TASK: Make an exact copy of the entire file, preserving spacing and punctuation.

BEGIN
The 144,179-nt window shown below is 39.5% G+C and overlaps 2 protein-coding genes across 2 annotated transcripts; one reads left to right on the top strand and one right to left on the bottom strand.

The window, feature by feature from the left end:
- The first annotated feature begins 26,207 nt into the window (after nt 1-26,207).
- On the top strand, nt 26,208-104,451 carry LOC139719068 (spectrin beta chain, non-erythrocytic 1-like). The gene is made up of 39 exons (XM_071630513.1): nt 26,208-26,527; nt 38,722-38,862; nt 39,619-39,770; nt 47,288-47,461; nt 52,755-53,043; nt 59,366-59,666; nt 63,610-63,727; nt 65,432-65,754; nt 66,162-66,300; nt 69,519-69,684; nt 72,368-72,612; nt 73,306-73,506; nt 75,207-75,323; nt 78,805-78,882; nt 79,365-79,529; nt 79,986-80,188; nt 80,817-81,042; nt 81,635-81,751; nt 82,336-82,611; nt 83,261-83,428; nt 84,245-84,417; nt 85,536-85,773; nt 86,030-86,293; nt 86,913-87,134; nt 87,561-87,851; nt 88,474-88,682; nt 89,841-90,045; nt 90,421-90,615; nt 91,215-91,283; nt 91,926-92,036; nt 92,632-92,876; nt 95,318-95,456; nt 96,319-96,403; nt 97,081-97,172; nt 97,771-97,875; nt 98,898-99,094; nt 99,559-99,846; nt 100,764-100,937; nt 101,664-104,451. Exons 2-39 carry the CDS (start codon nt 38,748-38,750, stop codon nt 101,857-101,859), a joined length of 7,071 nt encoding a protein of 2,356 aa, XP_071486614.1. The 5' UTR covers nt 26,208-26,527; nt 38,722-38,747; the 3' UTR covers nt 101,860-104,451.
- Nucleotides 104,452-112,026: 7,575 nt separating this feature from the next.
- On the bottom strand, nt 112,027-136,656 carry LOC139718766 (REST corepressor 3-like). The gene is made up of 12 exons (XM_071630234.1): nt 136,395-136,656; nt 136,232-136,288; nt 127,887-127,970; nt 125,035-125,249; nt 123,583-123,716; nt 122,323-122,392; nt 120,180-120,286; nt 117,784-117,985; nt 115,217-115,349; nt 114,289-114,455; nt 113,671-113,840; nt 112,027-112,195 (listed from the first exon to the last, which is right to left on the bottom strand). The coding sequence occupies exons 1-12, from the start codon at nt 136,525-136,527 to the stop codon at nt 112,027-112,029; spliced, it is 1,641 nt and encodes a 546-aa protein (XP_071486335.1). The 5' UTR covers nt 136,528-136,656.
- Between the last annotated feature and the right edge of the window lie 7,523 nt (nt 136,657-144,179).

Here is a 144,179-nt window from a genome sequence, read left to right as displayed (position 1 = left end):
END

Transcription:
The 144,179-nt window shown below is 39.5% G+C and overlaps 2 protein-coding genes across 2 annotated transcripts; one reads left to right on the top strand and one right to left on the bottom strand.

The window, feature by feature from the left end:
- The first annotated feature begins 26,207 nt into the window (after nt 1-26,207).
- On the top strand, nt 26,208-104,451 carry LOC139719068 (spectrin beta chain, non-erythrocytic 1-like). The gene is made up of 39 exons (XM_071630513.1): nt 26,208-26,527; nt 38,722-38,862; nt 39,619-39,770; nt 47,288-47,461; nt 52,755-53,043; nt 59,366-59,666; nt 63,610-63,727; nt 65,432-65,754; nt 66,162-66,300; nt 69,519-69,684; nt 72,368-72,612; nt 73,306-73,506; nt 75,207-75,323; nt 78,805-78,882; nt 79,365-79,529; nt 79,986-80,188; nt 80,817-81,042; nt 81,635-81,751; nt 82,336-82,611; nt 83,261-83,428; nt 84,245-84,417; nt 85,536-85,773; nt 86,030-86,293; nt 86,913-87,134; nt 87,561-87,851; nt 88,474-88,682; nt 89,841-90,045; nt 90,421-90,615; nt 91,215-91,283; nt 91,926-92,036; nt 92,632-92,876; nt 95,318-95,456; nt 96,319-96,403; nt 97,081-97,172; nt 97,771-97,875; nt 98,898-99,094; nt 99,559-99,846; nt 100,764-100,937; nt 101,664-104,451. Exons 2-39 carry the CDS (start codon nt 38,748-38,750, stop codon nt 101,857-101,859), a joined length of 7,071 nt encoding a protein of 2,356 aa, XP_071486614.1. The 5' UTR covers nt 26,208-26,527; nt 38,722-38,747; the 3' UTR covers nt 101,860-104,451.
- Nucleotides 104,452-112,026: 7,575 nt separating this feature from the next.
- On the bottom strand, nt 112,027-136,656 carry LOC139718766 (REST corepressor 3-like). The gene is made up of 12 exons (XM_071630234.1): nt 136,395-136,656; nt 136,232-136,288; nt 127,887-127,970; nt 125,035-125,249; nt 123,583-123,716; nt 122,323-122,392; nt 120,180-120,286; nt 117,784-117,985; nt 115,217-115,349; nt 114,289-114,455; nt 113,671-113,840; nt 112,027-112,195 (listed from the first exon to the last, which is right to left on the bottom strand). The coding sequence occupies exons 1-12, from the start codon at nt 136,525-136,527 to the stop codon at nt 112,027-112,029; spliced, it is 1,641 nt and encodes a 546-aa protein (XP_071486335.1). The 5' UTR covers nt 136,528-136,656.
- Between the last annotated feature and the right edge of the window lie 7,523 nt (nt 136,657-144,179).

Here is a 144,179-nt window from a genome sequence, read left to right as displayed (position 1 = left end):